Posted | filed under Weekly Banding Reports.

Pictured: This Brown Creeper was the last bird banded in our Fall Migration Monitoring program, 2020.

After a week of high winds and few birds, on September 30 the Lesser Slave Lake Bird Observatory completed the 2020 Fall Migration Monitoring season. And what a season it’s been! With approximately 3,944 birds banded (Table 1), this has been the busiest fall for captures in our 27 years of mist-netting.

With so many birds banded there were of course some oddities. Although we see them infrequently in the spring, we captured our first Gray Catbird during fall migration monitoring. Nashville Warblers also make this list. Range maps for this species suggest they are not found in Alberta, but we capture one or two every few years at the station. This year we captured an astonishing five Nashville Warblers!

Pictured (right): Gray Catbird banded this year. Although typically an uncommon visitor for our station, this year both spring and fall saw a few individuals on a handful of days.

Likewise, several other species broke their previous banding records, including Canada Warblers with 186 banded, surpassing the former record of 163 set in 2018. This species is designated as At Risk due primarily to habitat loss on their wintering grounds in South America. It is encouraging to see their numbers potentially on the rise.

Alongside these unusual captures were some exciting sightings. Among them was a Golden Eagle. Although juvenile Bald Eagles are commonly mistaken as Golden Eagles since it takes them about five years to get the characteristic white head and tail, Golden Eagles are actually quite uncommon locally. In fact, on September 21 we spotted our first Golden Eagle since 2001 and only the sixth Golden Eagle we have recorded in 27 years of nearly daily monitoring efforts in the fall.

Pictured: Commonly seen flying in large flocks over the canopy, Cedar Waxwings infrequently find themselves in our nets. With 30 captured, this species broke their previous banding record.

This fall we also recorded a species that we had never seen before at the station – a White-winged Dove! With a native range only extending as far north as Texas, this seems to be an impossible sighting at first glance. However, there have been occasional sightings of this species in Alberta with one bird causing a stir in June 1997 and other in 2019 when they visited Slave Lake residents’ backyards. Although I have heard this species may have historically been released in Southern Alberta for sport, this has been difficult to verify and I cannot easily explain why this bird found its way so far north. [The italicized section was edited on October 13, 2020]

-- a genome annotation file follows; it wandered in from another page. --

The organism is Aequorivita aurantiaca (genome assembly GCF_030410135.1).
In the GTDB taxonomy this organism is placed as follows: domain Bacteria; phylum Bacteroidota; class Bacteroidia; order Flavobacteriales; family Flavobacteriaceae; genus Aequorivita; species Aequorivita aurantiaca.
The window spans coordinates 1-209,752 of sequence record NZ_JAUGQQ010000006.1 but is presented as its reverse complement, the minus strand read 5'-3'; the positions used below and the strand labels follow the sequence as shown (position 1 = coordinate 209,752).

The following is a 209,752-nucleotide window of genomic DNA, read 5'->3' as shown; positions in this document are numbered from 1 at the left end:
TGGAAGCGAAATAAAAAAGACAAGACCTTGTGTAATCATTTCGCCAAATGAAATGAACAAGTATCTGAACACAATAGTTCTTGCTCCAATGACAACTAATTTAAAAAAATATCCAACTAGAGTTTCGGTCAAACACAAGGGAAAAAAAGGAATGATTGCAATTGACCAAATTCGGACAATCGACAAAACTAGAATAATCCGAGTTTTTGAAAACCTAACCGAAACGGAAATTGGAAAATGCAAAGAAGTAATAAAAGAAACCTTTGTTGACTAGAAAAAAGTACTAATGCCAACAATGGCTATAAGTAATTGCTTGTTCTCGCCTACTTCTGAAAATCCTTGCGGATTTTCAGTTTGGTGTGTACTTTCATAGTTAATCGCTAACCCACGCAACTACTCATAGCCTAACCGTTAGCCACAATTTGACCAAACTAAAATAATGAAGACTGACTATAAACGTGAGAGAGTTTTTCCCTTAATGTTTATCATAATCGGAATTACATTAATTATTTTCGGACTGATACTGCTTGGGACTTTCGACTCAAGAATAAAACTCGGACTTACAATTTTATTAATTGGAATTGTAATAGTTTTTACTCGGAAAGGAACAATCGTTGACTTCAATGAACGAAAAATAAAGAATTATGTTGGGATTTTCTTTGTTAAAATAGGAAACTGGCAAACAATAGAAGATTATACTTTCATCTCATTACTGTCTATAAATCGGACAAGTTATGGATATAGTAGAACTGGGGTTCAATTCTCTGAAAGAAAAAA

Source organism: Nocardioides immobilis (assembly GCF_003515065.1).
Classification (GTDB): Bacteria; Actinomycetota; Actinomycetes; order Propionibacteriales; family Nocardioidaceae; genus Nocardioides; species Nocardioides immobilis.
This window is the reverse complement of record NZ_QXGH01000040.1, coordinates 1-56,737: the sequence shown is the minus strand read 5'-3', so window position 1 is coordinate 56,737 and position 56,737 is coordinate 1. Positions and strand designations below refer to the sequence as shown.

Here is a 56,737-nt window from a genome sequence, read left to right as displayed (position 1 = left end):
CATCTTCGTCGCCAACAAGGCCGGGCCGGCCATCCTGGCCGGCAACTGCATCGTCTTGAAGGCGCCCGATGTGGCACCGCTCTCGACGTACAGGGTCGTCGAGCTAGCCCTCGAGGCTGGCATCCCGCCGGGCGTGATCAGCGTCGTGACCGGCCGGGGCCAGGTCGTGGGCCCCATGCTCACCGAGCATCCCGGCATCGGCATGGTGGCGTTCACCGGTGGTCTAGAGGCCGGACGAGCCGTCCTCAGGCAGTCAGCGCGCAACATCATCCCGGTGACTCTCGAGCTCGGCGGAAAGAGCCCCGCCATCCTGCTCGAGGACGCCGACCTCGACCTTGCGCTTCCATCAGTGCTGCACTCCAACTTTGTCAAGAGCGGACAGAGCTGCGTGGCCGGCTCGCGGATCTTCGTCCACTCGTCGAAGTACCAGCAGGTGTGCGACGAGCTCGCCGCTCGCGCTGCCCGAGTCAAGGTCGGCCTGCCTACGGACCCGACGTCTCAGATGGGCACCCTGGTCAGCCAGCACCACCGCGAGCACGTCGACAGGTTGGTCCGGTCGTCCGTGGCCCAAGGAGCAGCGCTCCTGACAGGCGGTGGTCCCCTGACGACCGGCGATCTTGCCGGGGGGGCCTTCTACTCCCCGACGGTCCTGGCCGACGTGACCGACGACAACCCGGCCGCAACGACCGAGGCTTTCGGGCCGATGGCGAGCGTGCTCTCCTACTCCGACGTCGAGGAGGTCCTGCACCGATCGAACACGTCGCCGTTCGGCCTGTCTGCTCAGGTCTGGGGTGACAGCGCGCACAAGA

The only monitoring program left to complete is Owl Migration Monitoring focusing on Northern Saw-whet Owls and Boreal Owls. This year has been slow, with only 48 Saw-whets and one Boreal banded so far. Unfortunately the recent windy conditions have interfered with this program as well. Hopefully things pick up before owl monitoring is concluded at the end of October.

Disclaimer: The numbers discussed are likely to change as I correct minor tallying mistakes – stay tuned for the official numbers in our Annual Report coming this winter.

By Robyn Perkins

LSLBO Bander-in-Charge

Table 1. In order of capture frequency, the unofficial total number of individuals banded and total recapture records for the 2020 Fall Migration Monitoring season, with species that broke their previous fall banding records bolded.

Species Banded Recaptured Total Captures
Myrtle Warbler 947 14 961
Tennessee Warbler 480 11 491
American Redstart 379 46 425
Swainson’s Thrush 302 85 387
Yellow Warbler 278 9 287
Ovenbird 188 17 205
Canada Warbler 187 16 203
White-throated Sparrow 135 42 177
Orange-crowned Warbler 143 1 144
Mourning Warbler 131 3 134
Black-and-white Warbler 116 14 130
Red-eyed Vireo 67 4 71
Alder Flycatcher 46 6 52
Least Flycatcher 43 2 45
Common Yellowthroat 40 2 42
Magnolia Warbler 42 0 42
Song Sparrow 28 12 40
Northern Waterthrush 35 1 36
Black-capped Chickadee 21 12 33
Cedar Waxwing 30 1 31
Hermit Thrush 20 10 30
Slate-colored Junco 27 0 27
Ruby-crowned Kinglet 24 0 24
Lincoln’s Sparrow 20 3 23
Western Tanager 20 0 20
Bay-breasted Warbler 18 0 18
Philadelphia Vireo 16 0 16
Swamp Sparrow 13 0 13
Clay-colored Sparrow 12 0 12
Sharp-shinned Hawk 12 0 12
White-crowned Sparrow (Gambell’s) 12 0 12
Red-breasted Nuthatch 10 0 10
Wilson’s Warbler 10 0 10
American Tree Sparrow 6 0 6
Blue Jay 5 1 6
Chipping Sparrow 6 0 6
American Robin 4 1 5
Blackpoll Warbler 5 0 5
Black-throated Green Warbler 5 0 5
Eastern Phoebe 5 0 5
Nashville Warbler 5 0 5
Pine Siskin 5 0 5
Blue-headed Vireo 4 0 4
Brown Creeper 4 0 4
Downy Woodpecker 4 0 4
Gray-cheeked Thrush 4 0 4
Purple Finch 4 0 4
Rose-breasted Grosbeak 4 0 4
Warbling Vireo 4 0 4
Western Palm Warbler 4 0 4
Winter Wren 4 0 4
Golden-crowned Kinglet 2 0 2
Cape May Warbler 1 0 1
Connecticut Warbler 1 0 1
Fox Sparrow 1 0 1
Gray Catbird 1 0 1
Hairy Woodpecker 1 0 1
Le Conte’s Sparrow 1 0 1
Savannah Sparrow 1 0 1
Yellow-bellied Sapsucker 1 0 1
TOTAL (60 species) 3944 313 4257